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Pet Insurance Pricing Explained

Have you ever wondered why your pet insurance costs what it does and why it may have increased on renewal? 

There are many different factors that affect the price of all insurance products, including pet insurance. Some are specific to you and your pet, such as your dog's age, and others are as a result of our constantly changing world, such as the cost of veterinary bills.

Our insurers use many years’ experience and expertise to analyse these pricing factors and calculate an insurance premium that reflects the individual circumstances of you and your pet. They also constantly analyse and review the prices we offer our customers to ensure they deliver fair value. With each pet insurance provider offering different terms and types / level of cover, you may find that the prices you are quoted differ greatly from one policy to another.

Whilst the price of the policy is one of the key deciding factors for pet owners, you must also ensure that you research the different types of pet insurance, such as lifetime or time limited, as well as policy benefits and the level of cover that fit what you need. Without this research, you may find that when you come to make a claim or renew your insurance, your policy doesn't offer the cover you require or that you are paying a high premium for cover you may not need.

Your Pet Insurance Price

There are many factors that impact the price of your pet insurance both when you first purchase a policy and when that same policy comes up for renewal. See the infographic below for a quick overview of the main influencing factors.

Pet Insurance Pricing Influences Explained

Your Pet's Breed

Whether you have a crossbreed or prized pedigree like a Poodle or a Ragdoll, your pets’ breed will have a significant impact on the price of your insurance. There are several reasons for this, such as the breeds life expectancy, susceptibility to hereditary or congenital health problems, and their general behaviour.

Some breeds of cats and dogs are known to have a higher life expectancy than others. This generally will mean that they live a healthier life and therefore require less veterinary treatment, though it is not always the case.

Pure breeds can sometimes be susceptible to hereditary or congenital health problems, while crossbreeds can often be hardier.

Another important factor when it comes to the pet’s breed is the average size. In this case, size does matter! For example, bigger cats and dogs require larger doses of drugs when they become ill, which will cost more. Their treatment recovery can also be more complex and take longer. On the other hand, some smaller breeds have their own issues, such as an increased risk of dental problems – this will be reflected in the cost of treatment and in turn, pet insurance price.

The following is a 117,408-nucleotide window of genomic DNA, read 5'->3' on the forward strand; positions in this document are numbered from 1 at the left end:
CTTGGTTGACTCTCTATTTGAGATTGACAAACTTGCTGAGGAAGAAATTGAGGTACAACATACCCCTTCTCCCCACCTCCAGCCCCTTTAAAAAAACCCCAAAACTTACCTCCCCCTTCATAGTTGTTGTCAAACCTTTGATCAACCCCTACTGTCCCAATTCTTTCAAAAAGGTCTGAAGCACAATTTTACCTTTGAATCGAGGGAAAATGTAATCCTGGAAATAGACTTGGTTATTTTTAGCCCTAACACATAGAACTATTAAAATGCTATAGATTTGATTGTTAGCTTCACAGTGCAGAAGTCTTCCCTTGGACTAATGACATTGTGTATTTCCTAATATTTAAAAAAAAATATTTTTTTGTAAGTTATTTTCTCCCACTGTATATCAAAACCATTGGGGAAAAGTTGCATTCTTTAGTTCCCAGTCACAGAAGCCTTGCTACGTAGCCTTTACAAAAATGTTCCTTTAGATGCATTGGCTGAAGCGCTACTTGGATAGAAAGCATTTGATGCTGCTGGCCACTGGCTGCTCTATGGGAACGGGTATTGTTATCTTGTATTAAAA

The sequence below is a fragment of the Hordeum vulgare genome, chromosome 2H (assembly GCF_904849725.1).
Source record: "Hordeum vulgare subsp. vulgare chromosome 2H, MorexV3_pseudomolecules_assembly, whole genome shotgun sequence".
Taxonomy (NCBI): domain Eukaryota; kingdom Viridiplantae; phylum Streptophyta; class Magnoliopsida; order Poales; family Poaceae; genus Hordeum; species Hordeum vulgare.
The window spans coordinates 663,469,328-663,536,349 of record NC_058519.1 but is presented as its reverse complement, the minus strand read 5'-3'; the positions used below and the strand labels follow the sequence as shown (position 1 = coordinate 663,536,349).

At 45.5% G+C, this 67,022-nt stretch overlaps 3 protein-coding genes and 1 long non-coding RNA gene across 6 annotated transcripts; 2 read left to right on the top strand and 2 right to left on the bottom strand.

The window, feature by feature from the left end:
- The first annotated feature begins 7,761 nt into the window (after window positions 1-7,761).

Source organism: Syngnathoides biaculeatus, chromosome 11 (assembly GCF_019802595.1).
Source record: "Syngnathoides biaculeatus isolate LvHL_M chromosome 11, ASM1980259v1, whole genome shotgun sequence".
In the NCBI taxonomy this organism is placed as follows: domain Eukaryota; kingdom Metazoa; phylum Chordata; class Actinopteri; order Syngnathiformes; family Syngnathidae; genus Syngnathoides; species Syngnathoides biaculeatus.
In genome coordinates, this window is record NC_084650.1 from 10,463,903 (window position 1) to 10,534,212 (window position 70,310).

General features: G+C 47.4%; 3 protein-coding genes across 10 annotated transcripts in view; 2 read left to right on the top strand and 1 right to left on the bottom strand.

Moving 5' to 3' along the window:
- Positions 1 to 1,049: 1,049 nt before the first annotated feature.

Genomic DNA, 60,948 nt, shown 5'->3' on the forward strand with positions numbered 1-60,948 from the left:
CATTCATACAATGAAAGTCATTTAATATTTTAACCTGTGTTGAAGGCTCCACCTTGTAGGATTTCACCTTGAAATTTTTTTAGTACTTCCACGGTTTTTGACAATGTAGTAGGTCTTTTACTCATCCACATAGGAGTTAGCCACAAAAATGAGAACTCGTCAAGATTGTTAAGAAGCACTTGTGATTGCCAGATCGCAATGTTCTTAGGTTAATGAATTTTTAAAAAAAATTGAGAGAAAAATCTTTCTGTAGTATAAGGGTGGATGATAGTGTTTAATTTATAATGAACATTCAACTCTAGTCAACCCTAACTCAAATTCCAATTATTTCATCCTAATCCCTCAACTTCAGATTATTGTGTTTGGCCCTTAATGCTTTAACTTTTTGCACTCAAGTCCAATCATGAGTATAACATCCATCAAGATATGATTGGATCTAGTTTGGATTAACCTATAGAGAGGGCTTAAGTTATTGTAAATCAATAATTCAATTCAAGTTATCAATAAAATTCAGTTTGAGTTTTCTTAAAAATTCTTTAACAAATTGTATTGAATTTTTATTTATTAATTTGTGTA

Some of the healthiest dog breeds, for example, include:

Your Pet's Species

Similarly to the pet’s breed, there is also a difference between insuring a dog and a cat. 

In general, it is cheaper to insure a cat than it is a dog. One reason for this is because they tend to require less veterinary treatment and, when they do, it is often cheaper. Another reason is that cat insurance policies do not include third liability cover whereas the majority of those for dogs will as standard.

Your Pet's Age

Like their owners, as pets get older, they are more likely to have health problems, resulting from accidents or illness. The reality is that this means you can expect your pet insurance premium to increase year on year to reflect the higher risk to the insurer due to your pet’s age.

When your pet reaches a certain age, generally around eight or nine, the insurance premiums can also increase drastically to reflect the increased risk of illness/injury. Whilst this is true for most pets, it still depends upon some factors specific to breed, such as life expectancy and general health.

Where You Live

The main reason the region you live in impacts the price of your insurance is because the cost of veterinary treatment can differ greatly from one area to another. If you live in a location in which vet fees are generally more expensive, this will be reflected in your premium as the insurer is pre-empting the increased risk of costly veterinary bills.

Claims History

If you have made a claim on your pet insurance policy, this will often, but not always, impact your premium, especially at renewal. The reason for an increase is that the insurer is anticipating a higher risk of future claims. 

Type of Cover

In the UK, there are a range of different types of pet insurance policies such as lifetime and time-limited. Each policy type is designed differently to meet the varied needs of pet owners.

The type of cover you choose will have a large impact on your annual or monthly insurance premium.

For example, a lifetime policy will cover the cost of veterinary fees up to a maximum amount which is reinstated each year and even continues to cover long-term chronic illnesses when a policy is renewed, so long as they don’t pre-date the policy. For this reason, lifetime policies are often referred to as a comprehensive form of pet insurance and it is usually the most expensive option.